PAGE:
The flower pot 110 has an open upper end 112, a closed lower end 114, and an outer peripheral surface 116. An opening 118 intersects the open upper end forming an inner peripheral surface 120 and a retaining space 122.

A modified sheet of optical effect material 64e, identical to the sheet of optical effect material 64 shown in FIG. 1 is provided, except that the sheet of optical effect material 64e has either a bonding material 24e disposed substantially thereon, or is formed at least partially from a shape-sustaining material, or both. To cover the object, the sheet of optical effect material 64e may be manually or automatically formed about the outer peripheral surface 116 of the pot 110 or potted plant. Or, the sheet of optical effect material 64e may be formed into a preformed decorative cover which is then placed about the outer peripheral surface 116 of the pot 110 or potted plant.

In a method of use, referring to FIG. 17, to form a sheet of optical effect material 64e into a decorative cover 109 about a pot 110, both a flower pot 110 and a sheet of optical effect material 64e is provided. The pot 110 is disposed upon the upper surface 28e of the sheet of optical effect material 64e, so the lower end 114 of the pot 110 rests upon a portion of the upper surface 28e.

In one embodiment of a manual application of the sheet of optical effect material 64e about the pot 110, the upper surface 28e of the sheet of optical effect material 64e is formed about the outer peripheral surface 116 of the pot 110 (FIGS. 18 and 19), thereby engaging the outer peripheral surface 116 to form a decorative cover 109 about the pot 110 as shown in FIG. 19, in a manner which is known to those having ordinary skill in the art. The lower surface 14e of the sheet of optical effect material 64e thereby becomes the outer surface 124 of the decorative cover 109.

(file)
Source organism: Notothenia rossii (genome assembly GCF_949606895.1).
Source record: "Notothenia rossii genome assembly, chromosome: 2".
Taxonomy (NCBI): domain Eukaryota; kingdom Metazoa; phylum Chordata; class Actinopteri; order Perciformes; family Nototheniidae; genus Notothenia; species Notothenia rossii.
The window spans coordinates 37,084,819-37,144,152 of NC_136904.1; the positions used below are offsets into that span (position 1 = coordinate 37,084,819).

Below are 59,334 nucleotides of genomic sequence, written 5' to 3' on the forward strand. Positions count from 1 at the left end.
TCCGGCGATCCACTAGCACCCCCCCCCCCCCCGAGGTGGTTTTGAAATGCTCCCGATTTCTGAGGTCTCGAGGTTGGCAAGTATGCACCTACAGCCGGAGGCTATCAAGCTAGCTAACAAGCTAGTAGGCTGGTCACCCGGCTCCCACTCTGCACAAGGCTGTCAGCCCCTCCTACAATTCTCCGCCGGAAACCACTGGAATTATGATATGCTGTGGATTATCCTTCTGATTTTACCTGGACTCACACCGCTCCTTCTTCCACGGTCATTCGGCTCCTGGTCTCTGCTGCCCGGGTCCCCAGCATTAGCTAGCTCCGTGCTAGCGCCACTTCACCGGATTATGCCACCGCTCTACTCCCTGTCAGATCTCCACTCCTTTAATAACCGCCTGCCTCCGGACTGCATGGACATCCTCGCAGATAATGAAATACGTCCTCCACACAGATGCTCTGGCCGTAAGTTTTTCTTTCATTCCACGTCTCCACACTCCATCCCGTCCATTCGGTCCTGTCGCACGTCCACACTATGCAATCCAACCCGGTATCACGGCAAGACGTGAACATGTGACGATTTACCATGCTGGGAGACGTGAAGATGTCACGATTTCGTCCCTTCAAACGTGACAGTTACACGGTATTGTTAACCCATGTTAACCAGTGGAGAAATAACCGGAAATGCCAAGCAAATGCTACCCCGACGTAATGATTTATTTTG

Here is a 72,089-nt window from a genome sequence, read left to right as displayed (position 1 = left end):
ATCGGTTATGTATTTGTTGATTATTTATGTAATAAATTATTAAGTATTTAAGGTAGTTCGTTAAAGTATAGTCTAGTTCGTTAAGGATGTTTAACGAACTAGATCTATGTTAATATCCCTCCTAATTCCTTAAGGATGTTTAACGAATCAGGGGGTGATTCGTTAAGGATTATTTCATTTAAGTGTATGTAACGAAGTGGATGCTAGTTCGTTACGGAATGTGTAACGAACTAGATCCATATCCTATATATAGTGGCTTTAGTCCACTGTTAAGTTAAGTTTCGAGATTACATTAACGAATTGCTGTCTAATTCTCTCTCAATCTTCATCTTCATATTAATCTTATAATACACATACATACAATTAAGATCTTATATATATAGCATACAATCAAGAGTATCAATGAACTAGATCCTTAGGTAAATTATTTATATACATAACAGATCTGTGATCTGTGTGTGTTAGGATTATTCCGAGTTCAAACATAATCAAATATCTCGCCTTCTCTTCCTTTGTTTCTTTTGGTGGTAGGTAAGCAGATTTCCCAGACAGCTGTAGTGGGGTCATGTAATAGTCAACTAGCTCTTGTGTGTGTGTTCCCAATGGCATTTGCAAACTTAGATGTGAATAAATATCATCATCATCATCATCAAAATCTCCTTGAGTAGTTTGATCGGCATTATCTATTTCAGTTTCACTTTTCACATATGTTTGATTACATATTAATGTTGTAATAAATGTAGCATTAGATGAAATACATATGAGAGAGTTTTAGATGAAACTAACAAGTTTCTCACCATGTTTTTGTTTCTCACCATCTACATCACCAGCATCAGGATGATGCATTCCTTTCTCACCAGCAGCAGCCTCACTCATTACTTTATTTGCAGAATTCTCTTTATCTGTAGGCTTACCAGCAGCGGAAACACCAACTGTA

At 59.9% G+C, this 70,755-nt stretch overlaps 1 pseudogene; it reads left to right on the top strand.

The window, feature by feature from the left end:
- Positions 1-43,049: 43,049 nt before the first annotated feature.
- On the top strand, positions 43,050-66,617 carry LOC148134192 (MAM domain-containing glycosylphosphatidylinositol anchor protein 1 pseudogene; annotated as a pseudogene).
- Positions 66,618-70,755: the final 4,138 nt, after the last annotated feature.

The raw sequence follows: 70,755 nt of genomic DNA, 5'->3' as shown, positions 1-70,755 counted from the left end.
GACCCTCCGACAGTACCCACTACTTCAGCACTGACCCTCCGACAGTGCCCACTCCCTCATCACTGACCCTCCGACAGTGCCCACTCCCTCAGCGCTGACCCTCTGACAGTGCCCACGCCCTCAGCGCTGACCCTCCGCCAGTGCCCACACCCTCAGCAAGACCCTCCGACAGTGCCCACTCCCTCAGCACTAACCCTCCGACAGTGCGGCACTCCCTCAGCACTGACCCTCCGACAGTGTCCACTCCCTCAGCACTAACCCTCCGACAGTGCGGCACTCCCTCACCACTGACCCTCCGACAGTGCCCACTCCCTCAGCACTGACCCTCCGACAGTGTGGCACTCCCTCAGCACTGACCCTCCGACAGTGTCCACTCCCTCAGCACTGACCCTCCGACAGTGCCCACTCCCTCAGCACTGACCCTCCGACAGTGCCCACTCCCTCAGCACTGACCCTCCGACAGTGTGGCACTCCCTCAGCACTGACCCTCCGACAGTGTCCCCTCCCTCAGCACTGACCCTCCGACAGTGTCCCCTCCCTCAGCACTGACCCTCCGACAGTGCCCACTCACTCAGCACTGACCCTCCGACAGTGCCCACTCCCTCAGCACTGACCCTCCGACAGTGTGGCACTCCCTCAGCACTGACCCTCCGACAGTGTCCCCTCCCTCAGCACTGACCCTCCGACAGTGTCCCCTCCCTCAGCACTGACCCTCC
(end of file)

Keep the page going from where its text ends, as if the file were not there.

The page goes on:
Another method for wrapping the sheet of optical effect material 64e about a pot 110 for forming such a decorative cover 109 is shown in U.S. Pat. No. 4,733,521 entitled "Cover Forming Apparatus" issued to Weder et al., on Mar. 29, 1988, which is hereby incorporated herein by reference. A decorative cover 109 formed by wrapping the sheet of optical effect material 64e about the flower pot 110 may be secured to the outer peripheral surface 116 of the pot 110 by the use of one or more bonding materials described herein. One particular method of securing the decorative cover 109 to the pot 110 is by applying a band (not shown) about the pot 110 to hold the decorative cover 109 in place such as is described in U.S. Pat. No. 5,105,599 entitled "Means For Securing A Decorative Cover About A Flower Pot" issued to Weder on Apr. 21, 1992 and which is hereby incorporated herein by reference.